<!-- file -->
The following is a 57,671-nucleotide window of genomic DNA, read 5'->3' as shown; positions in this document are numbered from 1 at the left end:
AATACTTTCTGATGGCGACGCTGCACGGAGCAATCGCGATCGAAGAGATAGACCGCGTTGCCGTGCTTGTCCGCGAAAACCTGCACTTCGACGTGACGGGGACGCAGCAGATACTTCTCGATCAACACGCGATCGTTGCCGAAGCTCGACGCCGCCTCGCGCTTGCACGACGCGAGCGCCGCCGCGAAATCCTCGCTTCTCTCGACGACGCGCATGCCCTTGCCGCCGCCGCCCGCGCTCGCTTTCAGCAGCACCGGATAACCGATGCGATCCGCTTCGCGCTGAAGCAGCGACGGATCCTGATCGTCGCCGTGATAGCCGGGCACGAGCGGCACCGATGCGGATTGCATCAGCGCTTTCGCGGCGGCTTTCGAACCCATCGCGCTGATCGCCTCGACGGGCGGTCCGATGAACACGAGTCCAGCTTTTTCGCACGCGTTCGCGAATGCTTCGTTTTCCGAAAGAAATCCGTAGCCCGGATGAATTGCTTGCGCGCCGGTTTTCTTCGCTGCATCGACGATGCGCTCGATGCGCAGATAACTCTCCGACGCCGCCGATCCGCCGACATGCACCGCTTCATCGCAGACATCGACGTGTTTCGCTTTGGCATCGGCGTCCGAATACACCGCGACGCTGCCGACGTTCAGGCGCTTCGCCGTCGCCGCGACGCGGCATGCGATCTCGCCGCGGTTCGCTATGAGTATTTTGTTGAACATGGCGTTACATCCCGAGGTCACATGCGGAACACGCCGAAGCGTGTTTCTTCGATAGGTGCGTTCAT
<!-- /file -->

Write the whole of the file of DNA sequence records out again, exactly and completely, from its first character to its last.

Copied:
The following is a 57,671-nucleotide window of genomic DNA, read 5'->3' as shown; positions in this document are numbered from 1 at the left end:
AATACTTTCTGATGGCGACGCTGCACGGAGCAATCGCGATCGAAGAGATAGACCGCGTTGCCGTGCTTGTCCGCGAAAACCTGCACTTCGACGTGACGGGGACGCAGCAGATACTTCTCGATCAACACGCGATCGTTGCCGAAGCTCGACGCCGCCTCGCGCTTGCACGACGCGAGCGCCGCCGCGAAATCCTCGCTTCTCTCGACGACGCGCATGCCCTTGCCGCCGCCGCCCGCGCTCGCTTTCAGCAGCACCGGATAACCGATGCGATCCGCTTCGCGCTGAAGCAGCGACGGATCCTGATCGTCGCCGTGATAGCCGGGCACGAGCGGCACCGATGCGGATTGCATCAGCGCTTTCGCGGCGGCTTTCGAACCCATCGCGCTGATCGCCTCGACGGGCGGTCCGATGAACACGAGTCCAGCTTTTTCGCACGCGTTCGCGAATGCTTCGTTTTCCGAAAGAAATCCGTAGCCCGGATGAATTGCTTGCGCGCCGGTTTTCTTCGCTGCATCGACGATGCGCTCGATGCGCAGATAACTCTCCGACGCCGCCGATCCGCCGACATGCACCGCTTCATCGCAGACATCGACGTGTTTCGCTTTGGCATCGGCGTCCGAATACACCGCGACGCTGCCGACGTTCAGGCGCTTCGCCGTCGCCGCGACGCGGCATGCGATCTCGCCGCGGTTCGCTATGAGTATTTTGTTGAACATGGCGTTACATCCCGAGGTCACATGCGGAACACGCCGAAGCGTGTTTCTTCGATAGGTGCGTTCAT